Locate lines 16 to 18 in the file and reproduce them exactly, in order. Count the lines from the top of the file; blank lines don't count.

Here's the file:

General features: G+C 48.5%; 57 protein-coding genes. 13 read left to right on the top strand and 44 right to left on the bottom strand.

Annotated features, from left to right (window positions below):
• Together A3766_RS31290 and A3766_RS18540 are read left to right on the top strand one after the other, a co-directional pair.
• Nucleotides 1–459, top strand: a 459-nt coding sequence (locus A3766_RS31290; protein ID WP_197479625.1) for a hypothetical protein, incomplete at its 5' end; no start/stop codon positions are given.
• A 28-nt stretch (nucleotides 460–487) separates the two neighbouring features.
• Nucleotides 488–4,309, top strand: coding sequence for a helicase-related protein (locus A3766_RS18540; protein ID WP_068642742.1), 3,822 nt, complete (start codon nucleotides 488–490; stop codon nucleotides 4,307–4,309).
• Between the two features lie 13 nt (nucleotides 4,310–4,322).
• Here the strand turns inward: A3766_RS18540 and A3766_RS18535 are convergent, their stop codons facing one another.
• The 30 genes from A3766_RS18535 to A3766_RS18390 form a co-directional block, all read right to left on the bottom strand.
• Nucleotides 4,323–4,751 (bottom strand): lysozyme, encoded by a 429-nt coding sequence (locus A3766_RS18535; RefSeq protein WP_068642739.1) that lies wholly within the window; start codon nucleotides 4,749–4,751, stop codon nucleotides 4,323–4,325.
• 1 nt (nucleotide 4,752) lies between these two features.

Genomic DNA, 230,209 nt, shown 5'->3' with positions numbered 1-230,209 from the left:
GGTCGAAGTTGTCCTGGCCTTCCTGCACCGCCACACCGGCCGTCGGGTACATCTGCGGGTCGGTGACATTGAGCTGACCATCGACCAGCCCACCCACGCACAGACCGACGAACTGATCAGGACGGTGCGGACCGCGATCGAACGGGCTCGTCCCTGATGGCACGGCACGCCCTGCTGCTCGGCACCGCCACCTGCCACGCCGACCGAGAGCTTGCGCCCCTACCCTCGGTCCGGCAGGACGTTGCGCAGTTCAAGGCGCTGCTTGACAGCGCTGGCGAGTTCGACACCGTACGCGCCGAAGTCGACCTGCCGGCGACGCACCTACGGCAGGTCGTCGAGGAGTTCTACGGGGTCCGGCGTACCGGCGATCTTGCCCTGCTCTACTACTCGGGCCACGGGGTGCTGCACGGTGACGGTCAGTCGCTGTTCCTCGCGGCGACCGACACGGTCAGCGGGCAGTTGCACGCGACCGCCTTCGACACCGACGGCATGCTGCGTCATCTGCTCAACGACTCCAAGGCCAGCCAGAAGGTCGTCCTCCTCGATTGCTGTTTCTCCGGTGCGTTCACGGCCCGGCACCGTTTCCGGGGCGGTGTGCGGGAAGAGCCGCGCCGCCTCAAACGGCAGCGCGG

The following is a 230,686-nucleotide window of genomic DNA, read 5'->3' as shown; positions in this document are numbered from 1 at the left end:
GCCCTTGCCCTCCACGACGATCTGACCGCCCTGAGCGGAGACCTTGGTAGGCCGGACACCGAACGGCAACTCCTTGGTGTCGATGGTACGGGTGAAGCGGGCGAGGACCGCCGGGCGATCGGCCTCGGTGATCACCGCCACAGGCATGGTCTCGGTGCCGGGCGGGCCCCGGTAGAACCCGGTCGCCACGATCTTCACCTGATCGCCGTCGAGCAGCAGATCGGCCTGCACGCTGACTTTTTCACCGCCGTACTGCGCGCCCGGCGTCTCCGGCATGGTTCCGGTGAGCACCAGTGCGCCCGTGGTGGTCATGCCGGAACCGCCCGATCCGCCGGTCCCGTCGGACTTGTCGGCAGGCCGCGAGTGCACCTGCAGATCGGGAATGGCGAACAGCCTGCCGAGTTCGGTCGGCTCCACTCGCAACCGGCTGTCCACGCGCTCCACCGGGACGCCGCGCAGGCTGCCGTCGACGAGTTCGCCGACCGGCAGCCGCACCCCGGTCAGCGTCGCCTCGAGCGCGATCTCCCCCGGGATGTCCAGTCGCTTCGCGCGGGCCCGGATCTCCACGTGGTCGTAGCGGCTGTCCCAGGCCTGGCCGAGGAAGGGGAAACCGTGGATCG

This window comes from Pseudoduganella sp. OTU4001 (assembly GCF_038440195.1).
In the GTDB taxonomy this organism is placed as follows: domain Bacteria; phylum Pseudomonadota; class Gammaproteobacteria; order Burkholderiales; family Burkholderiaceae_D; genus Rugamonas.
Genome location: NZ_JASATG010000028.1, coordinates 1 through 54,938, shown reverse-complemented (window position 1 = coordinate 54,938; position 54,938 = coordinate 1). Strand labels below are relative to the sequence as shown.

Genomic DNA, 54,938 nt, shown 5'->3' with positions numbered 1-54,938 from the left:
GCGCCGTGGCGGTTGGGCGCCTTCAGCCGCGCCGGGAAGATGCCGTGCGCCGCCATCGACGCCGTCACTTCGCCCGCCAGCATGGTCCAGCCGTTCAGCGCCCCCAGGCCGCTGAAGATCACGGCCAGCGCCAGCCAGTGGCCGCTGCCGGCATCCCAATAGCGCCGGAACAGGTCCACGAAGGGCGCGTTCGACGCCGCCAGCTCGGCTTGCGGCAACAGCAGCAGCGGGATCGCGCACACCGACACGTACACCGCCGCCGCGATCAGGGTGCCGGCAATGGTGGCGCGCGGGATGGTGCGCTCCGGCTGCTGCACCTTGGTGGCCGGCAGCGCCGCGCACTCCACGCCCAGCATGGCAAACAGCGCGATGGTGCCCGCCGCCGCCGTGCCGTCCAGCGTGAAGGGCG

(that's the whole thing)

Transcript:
This window comes from Pseudoduganella sp. OTU4001 (assembly GCF_038440195.1).
In the GTDB taxonomy this organism is placed as follows: domain Bacteria; phylum Pseudomonadota; class Gammaproteobacteria; order Burkholderiales; family Burkholderiaceae_D; genus Rugamonas.
Genome location: NZ_JASATG010000028.1, coordinates 1 through 54,938, shown reverse-complemented (window position 1 = coordinate 54,938; position 54,938 = coordinate 1). Strand labels below are relative to the sequence as shown.